DC-DC chargers, Victron introduces Orion TR Smart series
I just recently developed an interest in DC-to-DC battery charging and — bada bing — Victron introduces a whole series with the “Smart” Bluetooth configuration feature I’ve greatly appreciated in two of their other power components. But DC/DC is an unfamiliar technology for me, so I’m hoping readers will help out with possible misunderstandings, though even I can detect some confusing nomenclature and product naming.
For instance, Victron already offers numerous DC/DC products — most named Orion, and several Orion-Tr — but they are all converters, not chargers. Not surprisingly, a converter can convert voltages, like, say, 24v power to 12v to power 12v navigation electronics on a 24v boat. But there’s also a place for 12/12 or 24/24 DC/DC converters because they also condition the power, providing a steady feed regardless of voltage spikes on the supply side.
But typical DC/DC converters can not provide the three-stage battery charging that the Orion-Tr Smart series can, and I don’t know of any DC/DC charger that has the powerful but easy “Smart” Victron Connect configuration and troubleshooting abilities I wrote about last March.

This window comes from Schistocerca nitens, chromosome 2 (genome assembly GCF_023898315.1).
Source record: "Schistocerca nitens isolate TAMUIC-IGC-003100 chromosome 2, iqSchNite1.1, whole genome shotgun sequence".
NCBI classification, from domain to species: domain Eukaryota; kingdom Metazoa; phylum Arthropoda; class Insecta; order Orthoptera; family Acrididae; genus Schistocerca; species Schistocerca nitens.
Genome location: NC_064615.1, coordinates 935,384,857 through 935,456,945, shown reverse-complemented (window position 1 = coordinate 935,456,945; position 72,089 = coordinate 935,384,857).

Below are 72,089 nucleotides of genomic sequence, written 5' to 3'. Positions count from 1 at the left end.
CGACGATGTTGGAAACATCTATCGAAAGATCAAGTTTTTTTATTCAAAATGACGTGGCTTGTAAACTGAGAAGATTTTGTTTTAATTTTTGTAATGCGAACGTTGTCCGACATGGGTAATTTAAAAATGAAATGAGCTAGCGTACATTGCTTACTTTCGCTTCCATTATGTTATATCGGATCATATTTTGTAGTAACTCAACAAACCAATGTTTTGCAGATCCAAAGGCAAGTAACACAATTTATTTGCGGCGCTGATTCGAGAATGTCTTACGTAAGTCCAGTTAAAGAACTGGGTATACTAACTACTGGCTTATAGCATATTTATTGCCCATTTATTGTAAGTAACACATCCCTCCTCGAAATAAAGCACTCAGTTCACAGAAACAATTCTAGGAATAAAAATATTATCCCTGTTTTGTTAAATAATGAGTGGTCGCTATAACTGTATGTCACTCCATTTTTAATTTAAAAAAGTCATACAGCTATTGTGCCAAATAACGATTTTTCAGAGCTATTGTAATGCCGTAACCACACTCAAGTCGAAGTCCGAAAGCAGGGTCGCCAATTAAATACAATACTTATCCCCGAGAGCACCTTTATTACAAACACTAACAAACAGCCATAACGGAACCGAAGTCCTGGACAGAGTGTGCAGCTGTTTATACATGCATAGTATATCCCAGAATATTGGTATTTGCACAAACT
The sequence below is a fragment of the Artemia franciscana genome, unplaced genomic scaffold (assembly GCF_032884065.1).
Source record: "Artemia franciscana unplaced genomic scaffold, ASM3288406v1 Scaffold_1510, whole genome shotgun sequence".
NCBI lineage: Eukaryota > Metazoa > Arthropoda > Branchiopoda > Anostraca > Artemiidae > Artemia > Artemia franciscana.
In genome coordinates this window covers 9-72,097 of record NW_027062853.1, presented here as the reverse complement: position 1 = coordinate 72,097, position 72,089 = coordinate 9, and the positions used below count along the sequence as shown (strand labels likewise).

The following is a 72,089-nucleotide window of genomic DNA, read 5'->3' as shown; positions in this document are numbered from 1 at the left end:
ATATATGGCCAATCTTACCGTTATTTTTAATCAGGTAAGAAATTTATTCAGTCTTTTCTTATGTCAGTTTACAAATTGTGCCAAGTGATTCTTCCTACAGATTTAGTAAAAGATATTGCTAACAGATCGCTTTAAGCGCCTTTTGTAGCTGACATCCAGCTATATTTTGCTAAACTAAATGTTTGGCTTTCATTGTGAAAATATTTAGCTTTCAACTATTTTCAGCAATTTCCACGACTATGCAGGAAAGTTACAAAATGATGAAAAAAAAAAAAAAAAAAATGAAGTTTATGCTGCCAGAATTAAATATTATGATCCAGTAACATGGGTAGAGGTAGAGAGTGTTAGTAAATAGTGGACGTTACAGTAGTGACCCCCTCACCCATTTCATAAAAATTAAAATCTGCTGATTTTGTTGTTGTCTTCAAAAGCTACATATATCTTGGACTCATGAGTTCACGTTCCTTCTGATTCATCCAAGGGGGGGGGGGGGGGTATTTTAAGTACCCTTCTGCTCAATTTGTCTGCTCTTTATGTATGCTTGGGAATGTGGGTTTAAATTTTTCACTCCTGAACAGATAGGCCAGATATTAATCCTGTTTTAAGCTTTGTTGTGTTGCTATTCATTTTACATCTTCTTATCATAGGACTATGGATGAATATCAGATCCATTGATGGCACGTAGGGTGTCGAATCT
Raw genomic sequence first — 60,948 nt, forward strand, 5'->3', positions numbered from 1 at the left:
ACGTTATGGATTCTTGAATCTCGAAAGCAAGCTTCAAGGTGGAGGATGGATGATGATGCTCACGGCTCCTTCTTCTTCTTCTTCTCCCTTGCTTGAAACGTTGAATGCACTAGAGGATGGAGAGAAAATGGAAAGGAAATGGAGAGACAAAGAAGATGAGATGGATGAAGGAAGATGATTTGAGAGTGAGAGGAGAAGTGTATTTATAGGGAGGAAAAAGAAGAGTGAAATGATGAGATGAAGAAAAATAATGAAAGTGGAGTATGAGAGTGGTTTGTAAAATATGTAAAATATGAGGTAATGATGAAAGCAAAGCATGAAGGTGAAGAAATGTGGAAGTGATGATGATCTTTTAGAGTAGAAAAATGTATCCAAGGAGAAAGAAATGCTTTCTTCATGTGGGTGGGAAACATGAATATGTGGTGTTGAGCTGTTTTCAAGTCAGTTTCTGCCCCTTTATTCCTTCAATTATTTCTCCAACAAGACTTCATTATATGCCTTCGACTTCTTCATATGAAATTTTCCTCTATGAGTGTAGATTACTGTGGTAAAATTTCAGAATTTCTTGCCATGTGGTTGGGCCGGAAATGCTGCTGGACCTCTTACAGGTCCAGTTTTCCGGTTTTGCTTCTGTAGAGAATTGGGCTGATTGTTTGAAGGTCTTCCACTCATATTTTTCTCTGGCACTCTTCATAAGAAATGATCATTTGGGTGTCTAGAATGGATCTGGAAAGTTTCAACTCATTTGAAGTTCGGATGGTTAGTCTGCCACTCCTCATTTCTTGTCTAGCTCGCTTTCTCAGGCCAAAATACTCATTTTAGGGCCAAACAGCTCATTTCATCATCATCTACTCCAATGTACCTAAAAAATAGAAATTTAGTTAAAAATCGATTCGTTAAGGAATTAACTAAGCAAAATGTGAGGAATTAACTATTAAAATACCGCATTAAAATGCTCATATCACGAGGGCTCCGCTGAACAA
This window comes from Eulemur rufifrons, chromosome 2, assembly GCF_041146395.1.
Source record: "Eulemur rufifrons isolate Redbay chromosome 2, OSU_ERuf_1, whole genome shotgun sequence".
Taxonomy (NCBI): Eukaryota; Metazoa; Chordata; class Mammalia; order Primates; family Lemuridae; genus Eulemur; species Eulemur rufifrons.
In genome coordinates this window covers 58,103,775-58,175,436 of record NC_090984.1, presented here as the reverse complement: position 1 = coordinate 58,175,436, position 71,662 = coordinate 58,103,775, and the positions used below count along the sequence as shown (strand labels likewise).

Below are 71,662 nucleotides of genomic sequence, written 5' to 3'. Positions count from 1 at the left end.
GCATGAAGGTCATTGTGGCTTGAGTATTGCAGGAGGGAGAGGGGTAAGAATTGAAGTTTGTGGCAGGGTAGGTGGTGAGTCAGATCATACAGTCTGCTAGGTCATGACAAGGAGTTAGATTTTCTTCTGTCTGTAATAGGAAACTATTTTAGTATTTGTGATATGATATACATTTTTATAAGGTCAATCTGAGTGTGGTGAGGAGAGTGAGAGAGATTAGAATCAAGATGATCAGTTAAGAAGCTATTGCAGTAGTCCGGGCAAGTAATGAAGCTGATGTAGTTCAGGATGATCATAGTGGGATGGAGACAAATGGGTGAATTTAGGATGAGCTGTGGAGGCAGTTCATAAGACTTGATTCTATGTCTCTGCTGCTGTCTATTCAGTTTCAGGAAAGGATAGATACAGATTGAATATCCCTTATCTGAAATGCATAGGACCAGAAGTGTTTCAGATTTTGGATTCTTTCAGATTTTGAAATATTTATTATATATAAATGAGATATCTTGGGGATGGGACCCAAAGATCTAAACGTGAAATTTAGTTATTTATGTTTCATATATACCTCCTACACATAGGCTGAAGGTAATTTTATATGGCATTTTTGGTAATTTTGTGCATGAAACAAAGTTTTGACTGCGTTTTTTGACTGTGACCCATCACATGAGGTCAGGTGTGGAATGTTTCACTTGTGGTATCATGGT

Meanwhile, if I read the Orion-Tr Smart manual correctly, it can serve as a converter or a charger. Plus, if this Google Shopping search is true, the 12/12 30 amp model that might work for me only costs about $30 more than the same size Orion-Tr converter. But now we get to the part where I may be confused.
In all the Victron marketing I’ve seen so far, the main use for the Orion-Tr Smart is to charge an auxiliary (aka, house or service) battery from a starting battery. But that’s not appropriate to what most boats need, and certainly not mine.
Gizmo currently has separate 12v alternators for start and house banks, but I’m considering a reconfiguration where both alternators feed the ever-hungry 440ah Firefly house bank, which in turn charges the usually content starter bank. Hence I could charge the house bank faster — like at 200 amps plus if I upgrade the 20-year-old Volvo Penta start bank alternator — and I’d get redundant alternators as a bonus.
Now there are simpler ways to accomplish this battery bank-to-bank charging goal — like an Automatic Charging Relay (ACR) — but I’m recently inspired by Steve (SeaBits) Mitchell’s new power system and I’ve also noticed Rod (MarineHowTo) Collin’s enthusiasm for the same Sterling Power USA DC/DC chargers that Steve is using. This type of charger could really baby Gizmo’s Dekka AGM start bank, and it would also set the boat up for the significantly different characteristics of a Lithium-Ion house bank (should I ever be able to afford one).
But can I install an Orion-Tr Smart 12/12-30 in reverse to what Victron seems to suggest, even on their generally more casual blog? I think yes. Digging into the details, it looks to me like they fast-tracked this product line with a particular eye to newish land vehicles with “smart” regulators able, for maximum fuel efficiency, to shut power generation down completely when the starter bank is full. Which is tough in, say, an RV with an auxiliary bank.